Swiss Chard Seeds

segesvar(5)July 1, 2011

I wintered over some chard and have some magnificent plants with myriad seeds, but I need the garden space and would like to cut these down. The plants have pretty much stopped leafing, so I'm thinking the seeds are pretty well grown, and am wondering if I have to leave the seeds to dry on the plant while it's in the ground, or if I can cut them down and dry them separately.

I have lots of experience with other types of seed saving and am a life member of SSE. I would hate to have gone to all the work to winter over these plants and grow them out if I cut them too early and lose viability.

Any advice (soon!) would be appreciated.



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Hi Rick,
I've not saved Swiss Chard seeds since I've never gotten it to over winter. But I am a big proponent of leaving the plant and seeds intact on any plant until the seed is ready to harvest so cutting them off in my opinion is not a good idea and you will lose viability. I just checked my Seed to Seed book and it says that the whole plants can be pulled when the seeds are fully mature to finish drying in a like a garage or whatever.

1 Like    Bookmark   July 1, 2011 at 10:41PM
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flora_uk(SW UK 8/9)

I can't help you with the 'correct' answer. But in my climate chard always overwinters and always self sows. I tend to pull the plants before the seed is dry because it takes a VERY long time to ripen. I then put the plants on the (cold)compost heap. I subsequently spread the compost and get a new crop of chard without any effort. So from this, completely unscientific, experience I would say that chard will grow from seed which is not fully ripened on the plant. This seems to agree with remy's advice.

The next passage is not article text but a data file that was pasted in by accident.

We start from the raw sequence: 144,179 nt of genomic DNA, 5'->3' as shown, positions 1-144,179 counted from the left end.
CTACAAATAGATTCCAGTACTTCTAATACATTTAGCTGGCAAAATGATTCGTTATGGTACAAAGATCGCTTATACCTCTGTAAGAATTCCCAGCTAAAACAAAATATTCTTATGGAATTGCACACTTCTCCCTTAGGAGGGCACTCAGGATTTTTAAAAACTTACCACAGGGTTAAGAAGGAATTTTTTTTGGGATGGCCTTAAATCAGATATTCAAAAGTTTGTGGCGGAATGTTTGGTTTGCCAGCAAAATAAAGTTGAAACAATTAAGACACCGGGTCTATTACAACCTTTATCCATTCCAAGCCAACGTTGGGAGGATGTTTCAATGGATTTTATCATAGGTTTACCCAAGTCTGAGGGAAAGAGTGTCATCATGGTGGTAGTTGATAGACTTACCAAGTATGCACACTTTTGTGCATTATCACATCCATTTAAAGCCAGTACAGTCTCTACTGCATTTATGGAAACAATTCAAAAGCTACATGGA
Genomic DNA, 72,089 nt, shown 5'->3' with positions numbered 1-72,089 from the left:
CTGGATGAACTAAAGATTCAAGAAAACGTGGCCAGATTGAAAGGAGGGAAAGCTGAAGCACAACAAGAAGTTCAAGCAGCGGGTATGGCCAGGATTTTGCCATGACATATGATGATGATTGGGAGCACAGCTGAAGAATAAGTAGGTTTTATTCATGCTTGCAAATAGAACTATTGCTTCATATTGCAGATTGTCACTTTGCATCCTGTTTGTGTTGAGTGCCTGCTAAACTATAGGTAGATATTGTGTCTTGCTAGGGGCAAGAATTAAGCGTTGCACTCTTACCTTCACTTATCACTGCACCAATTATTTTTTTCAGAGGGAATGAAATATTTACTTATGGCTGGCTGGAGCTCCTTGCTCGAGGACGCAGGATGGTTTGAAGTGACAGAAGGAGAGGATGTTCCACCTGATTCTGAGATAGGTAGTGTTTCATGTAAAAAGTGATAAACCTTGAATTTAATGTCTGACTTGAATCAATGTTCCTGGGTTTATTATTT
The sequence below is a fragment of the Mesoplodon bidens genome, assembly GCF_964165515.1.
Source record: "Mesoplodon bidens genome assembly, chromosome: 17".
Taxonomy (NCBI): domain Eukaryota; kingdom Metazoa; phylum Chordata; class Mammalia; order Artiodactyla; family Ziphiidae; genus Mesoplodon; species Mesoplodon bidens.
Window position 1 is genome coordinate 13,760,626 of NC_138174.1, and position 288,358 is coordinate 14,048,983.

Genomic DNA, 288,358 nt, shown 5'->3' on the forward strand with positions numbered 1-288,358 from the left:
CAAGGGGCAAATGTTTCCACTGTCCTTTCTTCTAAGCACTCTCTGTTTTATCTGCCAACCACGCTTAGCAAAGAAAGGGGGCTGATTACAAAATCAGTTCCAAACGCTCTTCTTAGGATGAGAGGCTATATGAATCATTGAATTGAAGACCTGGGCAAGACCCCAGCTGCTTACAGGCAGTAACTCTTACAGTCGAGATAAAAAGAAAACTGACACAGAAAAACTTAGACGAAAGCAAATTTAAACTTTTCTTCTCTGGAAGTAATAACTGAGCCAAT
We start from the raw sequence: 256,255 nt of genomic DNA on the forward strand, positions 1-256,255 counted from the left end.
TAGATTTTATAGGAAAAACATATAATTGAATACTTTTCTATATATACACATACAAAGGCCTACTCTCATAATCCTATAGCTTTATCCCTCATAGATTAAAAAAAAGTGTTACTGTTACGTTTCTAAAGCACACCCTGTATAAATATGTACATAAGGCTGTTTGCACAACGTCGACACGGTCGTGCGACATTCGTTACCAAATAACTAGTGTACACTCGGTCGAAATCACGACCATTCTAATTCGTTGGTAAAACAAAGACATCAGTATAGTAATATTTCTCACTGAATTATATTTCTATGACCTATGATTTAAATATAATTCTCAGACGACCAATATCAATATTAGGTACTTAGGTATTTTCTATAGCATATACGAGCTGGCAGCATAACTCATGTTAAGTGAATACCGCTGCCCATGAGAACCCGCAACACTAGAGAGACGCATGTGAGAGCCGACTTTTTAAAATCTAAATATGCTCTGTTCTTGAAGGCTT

1 Like    Bookmark   July 19, 2011 at 7:47AM
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Thanks for the replies, Remy and Flora. I managed to talk Laura out of making me remove the chard plants (by removing the seed stock of Red Kale and Spinach to make lots of room,) so they're still in the garden, and the seeds appear to be getting near mature and starting to turn brownish. I will probably harvest them in the next week or so, and dry them out in the sun. Wish I would see some volunteers to let me know they're viable, but they seem to hold on to their seeds pretty strongly.

    Bookmark   July 20, 2011 at 11:53AM
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albert_135(Sunset 2 or 3)

I have some I am going do an experiment pulling and allowing to ripen on a tarp. I just like to experiment for my amusement.

    Bookmark   July 20, 2011 at 1:41PM
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Also, you can keep swiss chard alive for up to or over 3 years simply by removing the seed stalks. it won't produce as well, but if it is an ornamental, it could be worth saving for you. Esp. if you don't have the time or energy to replace it just yet.

    Bookmark   February 13, 2015 at 11:39AM
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